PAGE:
Australia is an unusual continent.  It has been geologically static for 60 million years.  Most of the soil is extremely old, and very low in nutrients.  Consequently, the fauna that won the evolution sweepstakes were energy efficient, majoring in marsupials and reptiles. 

On other continents, soils often contain twice as much phosphate and nitrates.  Lands having rich soils produced energy-guzzling ecosystems, including large numbers of megafauna.  The most energy-intensive species of all are warm-blooded carnivores like us.  Europe has 660 million people, and Australia has 17 million.

In addition to feeble soils, Australia has spooky weather, driven by the El NiƱo Southern Oscillation (ENSO).  The climate unpredictably swings between droughts and floods.  Droughts can last for many years, and then be washed away with a deluge.  These freaky swings encourage cautious lifestyles, weed out energy-guzzling species, and make agriculture especially unreliable. 

Flannery wonders if it’s moral to “live as a vegetarian in Australia, destroying seven kilograms of irreplaceable soil, upon which everything depends, for each kilogram of bread we consume?”  This question is relevant in all lands.  There is no free lunch in farm country.

Anyway, before humans arrived in the Australian region, the ecosystems were self-sustaining.  Then came the future eaters.  Extinctions included species that had performed essential ecosystem functions, like controlling woody brush.  When brush got out of control, it reduced grazing land for herbivores, and encouraged devastating wildfires.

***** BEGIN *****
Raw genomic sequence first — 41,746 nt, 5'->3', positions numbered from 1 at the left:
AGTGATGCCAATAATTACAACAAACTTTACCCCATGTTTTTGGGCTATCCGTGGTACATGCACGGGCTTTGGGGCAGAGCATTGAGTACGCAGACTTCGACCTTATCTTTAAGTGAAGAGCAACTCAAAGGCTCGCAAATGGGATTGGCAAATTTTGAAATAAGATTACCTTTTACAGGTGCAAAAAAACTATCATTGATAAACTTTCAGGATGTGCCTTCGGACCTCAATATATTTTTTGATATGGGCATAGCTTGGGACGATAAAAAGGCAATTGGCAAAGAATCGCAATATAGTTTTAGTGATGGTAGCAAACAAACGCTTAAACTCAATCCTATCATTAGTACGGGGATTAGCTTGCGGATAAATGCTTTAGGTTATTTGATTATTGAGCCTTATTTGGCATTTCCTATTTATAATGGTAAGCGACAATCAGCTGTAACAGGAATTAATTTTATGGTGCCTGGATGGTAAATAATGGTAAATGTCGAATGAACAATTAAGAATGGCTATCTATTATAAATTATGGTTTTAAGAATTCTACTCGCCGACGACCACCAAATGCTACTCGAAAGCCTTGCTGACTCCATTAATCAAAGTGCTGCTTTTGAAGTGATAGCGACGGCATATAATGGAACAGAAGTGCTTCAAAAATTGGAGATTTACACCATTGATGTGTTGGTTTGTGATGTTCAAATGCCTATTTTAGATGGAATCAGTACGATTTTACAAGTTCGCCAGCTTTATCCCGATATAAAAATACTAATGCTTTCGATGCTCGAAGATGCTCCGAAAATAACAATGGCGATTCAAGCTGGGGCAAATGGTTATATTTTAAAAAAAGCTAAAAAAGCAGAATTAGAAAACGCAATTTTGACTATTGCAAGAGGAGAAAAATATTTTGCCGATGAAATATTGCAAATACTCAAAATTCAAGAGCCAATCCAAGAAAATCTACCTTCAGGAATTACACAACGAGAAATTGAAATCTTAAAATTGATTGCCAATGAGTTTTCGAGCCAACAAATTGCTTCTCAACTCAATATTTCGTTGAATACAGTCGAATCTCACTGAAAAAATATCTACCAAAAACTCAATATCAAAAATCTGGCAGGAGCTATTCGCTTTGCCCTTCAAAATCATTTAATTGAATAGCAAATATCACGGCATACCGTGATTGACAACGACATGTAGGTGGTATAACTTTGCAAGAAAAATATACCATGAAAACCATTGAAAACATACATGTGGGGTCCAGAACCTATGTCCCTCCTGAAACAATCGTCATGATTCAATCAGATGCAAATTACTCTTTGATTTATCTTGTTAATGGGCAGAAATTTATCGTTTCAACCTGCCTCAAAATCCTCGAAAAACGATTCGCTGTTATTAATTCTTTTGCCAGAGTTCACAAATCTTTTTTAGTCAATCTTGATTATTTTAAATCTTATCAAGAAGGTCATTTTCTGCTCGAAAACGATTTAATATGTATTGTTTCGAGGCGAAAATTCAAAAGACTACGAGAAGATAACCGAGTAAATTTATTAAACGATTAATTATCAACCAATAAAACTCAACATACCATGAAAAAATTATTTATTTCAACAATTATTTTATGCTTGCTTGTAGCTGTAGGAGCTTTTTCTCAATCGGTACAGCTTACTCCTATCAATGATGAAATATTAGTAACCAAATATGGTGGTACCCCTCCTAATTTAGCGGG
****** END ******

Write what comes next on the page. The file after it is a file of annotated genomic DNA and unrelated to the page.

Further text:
To reduce this new imbalance, Aborigines periodically lit fires to keep the fuel from accumulating.  Unfortunately, during burns, soil nutrients went up in smoke, especially nitrogen.  Exposed soils were vulnerable to wind erosion.  The land got drier.  Centuries of burning produced a downward spiral that was largely irreversible.  There was no undo command.

The hunters must have had turbulent times as the initial era of plenty and prosperity dissolved into scarcity.  Then, “for 60,000 years Aborigines managed the crippled ecosystems, preventing them from degenerating further.”  For the last 12,000 years, surviving evidence suggests that they lived in a stable and sustainable manner.  They succeeded at this by learning the most important trick of all — adapting to their ecosystem.  They were forced to return their future eater badges and uniforms, and they were glad to do so.

Meanwhile, back in Eurasia, the nutrient rich soils were sprouting the biggest and craziest mob of future eaters to ever walk the Earth.  For the last 12,000 years, they have exploded in number, exterminated the megafauna, laid waste to forests and fisheries, and spilled oceans of blood.  Then, they discovered Australia, and imported the future eater mindset, with predictable results.

Today, the human population of the planet is almost entirely future eaters.  Our binge of plenty and prosperity is wheezing, bleeding, and staggering.  Climate change and the end of cheap and abundant energy will derail civilization as we know it.  We are proceeding into an era of scarcity and conflict.  When the smoke eventually clears, we would be wise to learn the most important trick of all. 

On the plus side, we are the first future eaters to comprehend the catastrophic effects of our future eating lifestyle.  It’s never too late to learn, think, and grow.  There’s never been a better time to question everything.  In a thousand years, if we make it, we may be asked to return our badges and uniforms.  There is hope!  Hooray!

Flannery, Timothy Fridtjof, The Future Eaters — An Ecological History of the Australasian Lands and People, George Braziller, New York, 1995.